This was the first album I ever bought (technically I bought Number of the Beast at the same time but I'll split the difference as this was released first). It strange listening to this album now after hearing Iron Maidens whole repertoire of albums, Killers is a very edgy and raw album that feels almost like it could fall apart in places but it never misses a beat. All of the later albums have heaps more polish thrown onto them whereas this you could almost imagine being recorded as a series of full band live takes in the studio. Although Number of the Beast trumps it with sound production I think Killers is the better album as everything seems to fit on it. Despite the fact vocalist Paul Di'anno was sacked for his unpredictable behaviour post-release he performs admirably on this album, his rough and ready howling and screeching and at ease with all the other instruments. This album also lays the foundation for Maidens galloping lines more so that the self titled debut (which is also a great album).
The albums opener is the instrumental The Ides Of March which is presumably a reference to the assassination of Julius Caesar (although being an instrumental it could have had any old title). The track has some nice guitar work and the drumming has a pretty nifty crash beat followed by rapid tom-roll fills to start things off. It moves smoothly into the next track Wrathchild which gives us a great sounding Harris bass line that serves as a launch pad for some nice guitar licks from Smith and Murray. Even this early in their career these two guitarists are already top of their game and it's no wonder the pair of them regularly make just about every guitar magazines top 100 guitarists polls. Weather their soloing alone or playing in harmony they always deliver the goods be it on stage or in the studio. Speaking of guitar harmonies, they are not as apparent on this album as the later stuff where they really lock it down and they could probably have done a fair chunk of this album with one guitarist. But when they do double up it really punches through the mix.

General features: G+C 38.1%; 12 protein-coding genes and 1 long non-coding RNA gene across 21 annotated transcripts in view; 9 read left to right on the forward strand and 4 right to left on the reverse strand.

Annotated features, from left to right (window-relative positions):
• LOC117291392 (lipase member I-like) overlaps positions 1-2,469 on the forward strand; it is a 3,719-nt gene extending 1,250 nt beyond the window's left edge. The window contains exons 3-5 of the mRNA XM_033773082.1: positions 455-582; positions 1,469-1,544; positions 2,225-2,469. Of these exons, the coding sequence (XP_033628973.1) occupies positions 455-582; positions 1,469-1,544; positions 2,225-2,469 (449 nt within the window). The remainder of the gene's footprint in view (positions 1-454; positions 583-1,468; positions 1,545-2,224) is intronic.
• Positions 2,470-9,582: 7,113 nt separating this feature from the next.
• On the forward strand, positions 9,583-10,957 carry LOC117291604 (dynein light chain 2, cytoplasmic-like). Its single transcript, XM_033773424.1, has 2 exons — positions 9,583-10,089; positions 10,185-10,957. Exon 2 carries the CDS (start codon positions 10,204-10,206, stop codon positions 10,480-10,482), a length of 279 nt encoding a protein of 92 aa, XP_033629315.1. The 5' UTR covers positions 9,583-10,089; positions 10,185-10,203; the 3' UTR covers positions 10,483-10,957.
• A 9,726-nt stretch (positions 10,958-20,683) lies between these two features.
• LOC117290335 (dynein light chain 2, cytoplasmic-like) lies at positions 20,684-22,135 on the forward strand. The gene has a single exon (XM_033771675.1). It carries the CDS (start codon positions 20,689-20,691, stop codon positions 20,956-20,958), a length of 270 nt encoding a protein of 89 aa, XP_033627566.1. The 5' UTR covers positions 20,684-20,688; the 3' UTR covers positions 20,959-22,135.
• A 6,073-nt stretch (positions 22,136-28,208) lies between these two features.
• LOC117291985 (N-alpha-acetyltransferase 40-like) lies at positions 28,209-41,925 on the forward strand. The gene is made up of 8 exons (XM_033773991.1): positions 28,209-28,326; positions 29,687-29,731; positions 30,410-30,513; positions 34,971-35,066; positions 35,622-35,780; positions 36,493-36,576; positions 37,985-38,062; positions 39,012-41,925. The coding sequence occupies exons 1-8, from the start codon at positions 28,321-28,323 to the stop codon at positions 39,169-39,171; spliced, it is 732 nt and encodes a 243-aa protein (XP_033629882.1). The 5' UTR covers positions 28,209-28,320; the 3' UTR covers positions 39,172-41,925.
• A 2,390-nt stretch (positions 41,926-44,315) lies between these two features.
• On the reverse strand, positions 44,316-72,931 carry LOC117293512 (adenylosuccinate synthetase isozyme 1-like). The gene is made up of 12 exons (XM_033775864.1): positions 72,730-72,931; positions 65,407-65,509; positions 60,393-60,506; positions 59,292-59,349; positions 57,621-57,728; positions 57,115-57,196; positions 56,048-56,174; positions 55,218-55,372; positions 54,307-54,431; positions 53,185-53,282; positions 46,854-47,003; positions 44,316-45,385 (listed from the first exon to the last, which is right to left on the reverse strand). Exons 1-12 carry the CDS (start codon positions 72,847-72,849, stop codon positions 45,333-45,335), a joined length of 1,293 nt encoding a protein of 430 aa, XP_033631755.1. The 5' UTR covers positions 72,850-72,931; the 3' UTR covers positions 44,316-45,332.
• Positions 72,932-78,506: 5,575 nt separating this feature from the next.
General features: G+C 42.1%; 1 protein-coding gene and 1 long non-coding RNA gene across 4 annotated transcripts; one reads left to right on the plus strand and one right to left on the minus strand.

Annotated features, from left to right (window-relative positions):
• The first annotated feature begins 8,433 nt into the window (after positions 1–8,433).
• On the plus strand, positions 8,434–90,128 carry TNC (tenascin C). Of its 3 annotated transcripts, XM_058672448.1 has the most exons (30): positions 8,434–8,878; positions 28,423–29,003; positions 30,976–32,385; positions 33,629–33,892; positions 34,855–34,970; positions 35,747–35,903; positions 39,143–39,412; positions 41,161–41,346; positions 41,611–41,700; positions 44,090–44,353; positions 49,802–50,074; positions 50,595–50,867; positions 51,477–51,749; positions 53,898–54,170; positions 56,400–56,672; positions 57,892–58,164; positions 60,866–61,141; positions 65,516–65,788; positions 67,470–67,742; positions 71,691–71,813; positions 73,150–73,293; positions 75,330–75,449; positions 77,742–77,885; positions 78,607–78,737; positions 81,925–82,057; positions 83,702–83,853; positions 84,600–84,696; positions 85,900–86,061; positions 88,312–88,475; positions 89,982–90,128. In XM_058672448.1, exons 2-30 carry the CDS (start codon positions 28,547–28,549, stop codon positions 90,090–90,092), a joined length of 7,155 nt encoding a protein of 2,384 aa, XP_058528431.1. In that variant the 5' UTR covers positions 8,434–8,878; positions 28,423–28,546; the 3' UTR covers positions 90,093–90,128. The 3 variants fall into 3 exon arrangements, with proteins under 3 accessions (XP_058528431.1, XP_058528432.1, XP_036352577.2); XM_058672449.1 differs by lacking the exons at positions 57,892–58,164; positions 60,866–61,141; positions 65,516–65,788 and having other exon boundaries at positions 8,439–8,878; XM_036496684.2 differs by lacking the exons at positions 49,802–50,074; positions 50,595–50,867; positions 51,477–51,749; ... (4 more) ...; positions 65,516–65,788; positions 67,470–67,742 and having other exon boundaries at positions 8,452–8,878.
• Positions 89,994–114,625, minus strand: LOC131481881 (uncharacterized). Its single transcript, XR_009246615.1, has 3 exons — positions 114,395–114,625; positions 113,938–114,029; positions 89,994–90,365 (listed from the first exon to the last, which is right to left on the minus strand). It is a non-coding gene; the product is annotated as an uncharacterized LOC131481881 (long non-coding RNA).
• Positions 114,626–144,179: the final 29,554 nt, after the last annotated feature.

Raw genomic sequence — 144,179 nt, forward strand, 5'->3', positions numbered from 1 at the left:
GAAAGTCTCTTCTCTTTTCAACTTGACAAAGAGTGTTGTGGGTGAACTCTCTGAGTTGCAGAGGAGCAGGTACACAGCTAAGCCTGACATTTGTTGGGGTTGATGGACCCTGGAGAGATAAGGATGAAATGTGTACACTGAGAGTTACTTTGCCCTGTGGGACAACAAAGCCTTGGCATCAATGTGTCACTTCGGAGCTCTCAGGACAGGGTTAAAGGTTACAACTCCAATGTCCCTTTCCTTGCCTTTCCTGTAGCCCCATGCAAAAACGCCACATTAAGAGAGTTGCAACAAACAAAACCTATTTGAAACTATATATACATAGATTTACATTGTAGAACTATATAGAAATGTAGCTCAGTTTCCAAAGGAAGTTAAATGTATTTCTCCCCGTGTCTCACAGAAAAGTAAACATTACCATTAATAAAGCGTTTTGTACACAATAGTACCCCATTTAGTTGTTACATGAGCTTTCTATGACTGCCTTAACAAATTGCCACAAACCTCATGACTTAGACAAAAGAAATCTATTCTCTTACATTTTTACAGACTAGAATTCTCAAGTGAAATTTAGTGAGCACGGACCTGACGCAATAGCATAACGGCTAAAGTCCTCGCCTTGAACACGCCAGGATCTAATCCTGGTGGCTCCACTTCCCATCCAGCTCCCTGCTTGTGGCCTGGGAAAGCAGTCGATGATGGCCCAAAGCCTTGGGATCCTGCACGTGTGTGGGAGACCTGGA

Next up we're given a slow and soft introduction that picks up the pace into another fast and heavy track titled Murders in the Rue Morgue. This is based very loosely on the story of the same name by Edgar Allan Poe. This time the story is told from the perspective of someone who finds the grisly scene, calls for help and then runs away when the people who answer his call think he did it. Whilst not the easiest of titles to sing they actually make it sound like a catchy chorus line. The next track, Another Life, has quite possibly the worst lyric Iron Maiden have ever written: "As I lay here lying in my bed"; aside from that, this is another great rocky Maiden number.
The title track kicks of with a thumping bass line and bass drum beat intercut with loud guitar stabs and Di'anno wails. Killers is one of Maidens darkest tracks lyrically, told from the point of view of the actual murderers thoughts. Special mention has to be made for Clive Burr. Not only on this track but also on the album as a whole his drumming is superb. Whilst Nicko McBrain is one of the best drummers on the planet; Clive Burr is almost as good, both of them have the kind of drumming skills that that fit perfectly in with the other guitarists and Harriss' galloping bass lines.
Prodigal Son is the albums slowest number and shows a softer side to Di'anno's voice (although he does ramp it up a couple of times) and the band also tone it down a bit, even switching the rhythm to an acoustic guitar.